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post #2321 of 3864
Quote:
Originally Posted by looniam View Post

short answer:
stick with a cable for each connection.

long answer:
each of the three 18AWG wires can handle 10amps of load. so 3*10amps*12v=360 watts for both PCI-E connections on the card. benching on LN2 will exceed that (including the 75watts through the slot for 415 watts).
also the terminal (what is crimped on to the wire itself) is usually rated for more amperage BUT connecting to the pin on the PSU must be firm. if its "loose" then heat will build up and melt the plastic. this happened to one user on the 980TI owners thread with a season-X 1250.

safety > convenience thumb.gif

Ya I was afraid you might say that, that was what I thought but just wanted to be sure. Hmm about the connectors should I then pull the connectors? And solder them to the pins to ensure that doesn't happen sounds like that might be a good idea.
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post #2322 of 3864
Quote:
Originally Posted by Cyber Locc View Post

Ya I was afraid you might say that, that was what I thought but just wanted to be sure. Hmm about the connectors should I then pull the connectors? And solder them to the pins to ensure that doesn't happen sounds like that might be a good idea.

i really wouldn't recommend that for several reasons:

the warranty would be lost - its never expected to need one but nice to have if something unexpectedly fails down the line.

you may unknowingly compromise connections or materials.

you could hurt yourself if you don't discharge the unit. (though i am sure you're smart enough wink.gif )

IF you are concerned about the connection; you can remove the terminal as if you're resleeving the cable (takes a small flat screwdriver). then use insulated needlenose (even though you made sure the unit was discharged) and push the terminal on the VGA connection pin on the PSU. if it loose, you can use the needle nose to crimp the sleeve tighter. (you'll see the split down the terminal).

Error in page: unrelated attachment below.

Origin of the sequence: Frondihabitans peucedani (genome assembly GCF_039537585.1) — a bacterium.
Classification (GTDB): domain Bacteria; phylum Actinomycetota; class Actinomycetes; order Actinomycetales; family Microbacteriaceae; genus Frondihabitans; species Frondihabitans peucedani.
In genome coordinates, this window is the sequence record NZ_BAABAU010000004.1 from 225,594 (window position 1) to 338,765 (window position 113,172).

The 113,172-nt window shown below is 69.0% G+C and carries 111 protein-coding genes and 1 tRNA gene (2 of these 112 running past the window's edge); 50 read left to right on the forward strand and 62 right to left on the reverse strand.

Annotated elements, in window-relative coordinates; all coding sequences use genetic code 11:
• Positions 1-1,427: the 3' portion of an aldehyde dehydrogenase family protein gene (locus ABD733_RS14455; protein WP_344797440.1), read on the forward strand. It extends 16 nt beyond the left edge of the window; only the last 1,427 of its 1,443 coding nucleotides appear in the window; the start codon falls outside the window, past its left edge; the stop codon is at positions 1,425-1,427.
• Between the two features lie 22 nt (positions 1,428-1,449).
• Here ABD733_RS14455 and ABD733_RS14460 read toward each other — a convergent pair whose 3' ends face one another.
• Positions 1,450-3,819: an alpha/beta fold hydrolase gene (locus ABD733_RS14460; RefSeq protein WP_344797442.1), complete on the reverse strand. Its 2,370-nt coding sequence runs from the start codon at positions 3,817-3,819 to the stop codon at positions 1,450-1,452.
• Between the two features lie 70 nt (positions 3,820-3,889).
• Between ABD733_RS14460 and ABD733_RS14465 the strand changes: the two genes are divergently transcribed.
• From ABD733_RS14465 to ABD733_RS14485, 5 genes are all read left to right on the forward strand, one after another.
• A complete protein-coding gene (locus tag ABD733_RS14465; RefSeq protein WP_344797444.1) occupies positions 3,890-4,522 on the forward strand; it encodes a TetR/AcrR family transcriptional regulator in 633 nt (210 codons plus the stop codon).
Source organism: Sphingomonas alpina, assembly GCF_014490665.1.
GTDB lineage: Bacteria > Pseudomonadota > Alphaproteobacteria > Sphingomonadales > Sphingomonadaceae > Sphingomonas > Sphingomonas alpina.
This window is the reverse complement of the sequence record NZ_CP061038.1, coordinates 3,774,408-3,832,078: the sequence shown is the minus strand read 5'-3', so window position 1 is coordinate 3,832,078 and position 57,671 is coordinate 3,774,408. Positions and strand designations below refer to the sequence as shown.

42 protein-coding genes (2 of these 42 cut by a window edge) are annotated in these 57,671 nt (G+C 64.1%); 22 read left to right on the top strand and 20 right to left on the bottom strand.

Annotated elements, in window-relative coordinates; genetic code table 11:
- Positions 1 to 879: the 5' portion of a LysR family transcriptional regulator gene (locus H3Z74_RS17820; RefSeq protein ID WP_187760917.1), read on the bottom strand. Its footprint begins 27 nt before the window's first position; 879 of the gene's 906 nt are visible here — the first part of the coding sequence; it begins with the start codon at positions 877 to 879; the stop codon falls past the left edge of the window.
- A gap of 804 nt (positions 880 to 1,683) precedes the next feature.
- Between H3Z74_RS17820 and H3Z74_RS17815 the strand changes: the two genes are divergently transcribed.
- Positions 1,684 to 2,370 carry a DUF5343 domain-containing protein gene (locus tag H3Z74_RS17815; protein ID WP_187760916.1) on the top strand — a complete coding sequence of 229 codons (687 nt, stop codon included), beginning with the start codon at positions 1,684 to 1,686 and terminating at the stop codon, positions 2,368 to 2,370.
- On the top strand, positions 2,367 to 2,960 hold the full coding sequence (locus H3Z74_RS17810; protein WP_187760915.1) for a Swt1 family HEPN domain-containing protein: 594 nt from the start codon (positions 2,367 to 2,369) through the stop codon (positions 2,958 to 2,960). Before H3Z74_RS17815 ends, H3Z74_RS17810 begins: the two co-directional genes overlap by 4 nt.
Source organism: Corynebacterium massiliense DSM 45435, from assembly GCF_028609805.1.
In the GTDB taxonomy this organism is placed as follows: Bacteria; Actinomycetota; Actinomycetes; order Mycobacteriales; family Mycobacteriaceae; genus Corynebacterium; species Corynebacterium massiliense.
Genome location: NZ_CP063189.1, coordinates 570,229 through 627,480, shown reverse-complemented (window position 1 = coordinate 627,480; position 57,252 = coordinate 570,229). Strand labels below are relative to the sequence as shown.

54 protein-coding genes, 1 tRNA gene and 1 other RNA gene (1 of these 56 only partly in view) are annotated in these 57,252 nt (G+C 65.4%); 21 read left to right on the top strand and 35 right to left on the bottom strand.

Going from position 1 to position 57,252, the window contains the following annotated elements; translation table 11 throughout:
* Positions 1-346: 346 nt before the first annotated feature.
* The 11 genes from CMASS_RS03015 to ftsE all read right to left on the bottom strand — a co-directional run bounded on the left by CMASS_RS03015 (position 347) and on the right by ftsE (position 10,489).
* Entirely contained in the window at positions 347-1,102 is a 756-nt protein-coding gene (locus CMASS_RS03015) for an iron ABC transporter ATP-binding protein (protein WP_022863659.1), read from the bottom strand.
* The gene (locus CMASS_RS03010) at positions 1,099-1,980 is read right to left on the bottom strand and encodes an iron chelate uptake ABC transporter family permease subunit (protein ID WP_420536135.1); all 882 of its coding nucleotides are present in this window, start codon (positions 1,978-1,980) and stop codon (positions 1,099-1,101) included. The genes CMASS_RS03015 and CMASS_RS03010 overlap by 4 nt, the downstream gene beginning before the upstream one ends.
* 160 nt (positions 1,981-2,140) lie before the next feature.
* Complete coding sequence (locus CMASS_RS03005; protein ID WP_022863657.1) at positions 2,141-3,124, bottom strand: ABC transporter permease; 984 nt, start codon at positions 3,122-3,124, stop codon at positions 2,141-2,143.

but this really isn't necessary if you're not pushing the load towards 100% of it's rated specs. thumb.gif

just look at the several tens of thousands of modular PSU's that don't have an issue under normal and some extreme use. wink.gif
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post #2323 of 3864
Kind of worried about the "tested up to 2000 on/off cycles".

2000 cycles are spent in a eye blink compared to the lifetime of the rest of the computer.

If you use your computer at lunch time and evening, that's 2 cycles per day. Come the weekends where you cycle between the computer and TV/other stuff 4/5 times a day, plus the forced shutdowns (hello overclocking!), and that amounts to well over 1000 cycles per year.


I have the 1200w superflower btw
post #2324 of 3864
Quote:
Originally Posted by spyshagg View Post

Kind of worried about the "tested up to 2000 on/off cycles".

2000 cycles are spent in a eye blink compared to the lifetime of the rest of the computer.

If you use your computer at lunch time and evening, that's 2 cycles per day. Come the weekends where you cycle between the computer and TV/other stuff 4/5 times a day, plus the forced shutdowns (hello overclocking!), and that amounts to well over 1000 cycles per year.


I have the 1200w superflower btw

 

They're probably talking about using the on/off switch. Besides, it's tested up to 2,000, but that doesn't mean it can't last for millions of on/off cycles. It just means, that's what they tested.